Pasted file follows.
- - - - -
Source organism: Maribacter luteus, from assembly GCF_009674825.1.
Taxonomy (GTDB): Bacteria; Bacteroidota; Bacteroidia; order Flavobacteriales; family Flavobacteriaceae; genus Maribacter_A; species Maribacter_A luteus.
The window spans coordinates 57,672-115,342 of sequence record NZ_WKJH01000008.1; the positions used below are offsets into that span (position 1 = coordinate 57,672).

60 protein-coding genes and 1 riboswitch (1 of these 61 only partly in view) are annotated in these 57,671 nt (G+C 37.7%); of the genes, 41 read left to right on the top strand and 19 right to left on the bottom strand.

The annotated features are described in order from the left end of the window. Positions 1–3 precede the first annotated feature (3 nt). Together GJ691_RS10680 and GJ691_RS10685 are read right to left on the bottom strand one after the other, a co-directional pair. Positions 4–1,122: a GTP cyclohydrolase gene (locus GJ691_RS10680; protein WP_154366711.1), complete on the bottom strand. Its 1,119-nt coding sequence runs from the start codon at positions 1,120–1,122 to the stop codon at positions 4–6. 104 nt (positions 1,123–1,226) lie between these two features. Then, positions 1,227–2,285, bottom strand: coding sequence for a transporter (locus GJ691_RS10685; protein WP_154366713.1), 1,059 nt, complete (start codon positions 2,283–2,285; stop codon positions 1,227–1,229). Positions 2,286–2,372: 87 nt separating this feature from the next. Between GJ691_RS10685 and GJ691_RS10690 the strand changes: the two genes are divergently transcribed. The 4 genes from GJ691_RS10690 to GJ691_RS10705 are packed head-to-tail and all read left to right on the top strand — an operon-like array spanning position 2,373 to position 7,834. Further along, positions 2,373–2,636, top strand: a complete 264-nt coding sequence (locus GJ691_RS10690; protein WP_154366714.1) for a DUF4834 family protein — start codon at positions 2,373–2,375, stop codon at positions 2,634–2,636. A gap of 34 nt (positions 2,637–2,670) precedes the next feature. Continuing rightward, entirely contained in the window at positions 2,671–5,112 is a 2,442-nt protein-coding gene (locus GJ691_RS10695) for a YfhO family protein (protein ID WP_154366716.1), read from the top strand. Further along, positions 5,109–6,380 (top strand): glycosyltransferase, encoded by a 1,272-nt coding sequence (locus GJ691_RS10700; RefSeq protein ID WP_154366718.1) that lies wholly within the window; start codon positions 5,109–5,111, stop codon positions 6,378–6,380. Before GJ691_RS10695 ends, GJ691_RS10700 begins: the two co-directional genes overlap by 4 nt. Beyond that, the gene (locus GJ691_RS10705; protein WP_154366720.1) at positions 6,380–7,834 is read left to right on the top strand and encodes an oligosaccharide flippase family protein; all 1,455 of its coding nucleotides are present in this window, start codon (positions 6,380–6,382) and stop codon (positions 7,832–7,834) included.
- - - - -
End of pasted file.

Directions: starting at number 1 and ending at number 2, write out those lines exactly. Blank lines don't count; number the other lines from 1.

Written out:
Source organism: Maribacter luteus, from assembly GCF_009674825.1.
Taxonomy (GTDB): Bacteria; Bacteroidota; Bacteroidia; order Flavobacteriales; family Flavobacteriaceae; genus Maribacter_A; species Maribacter_A luteus.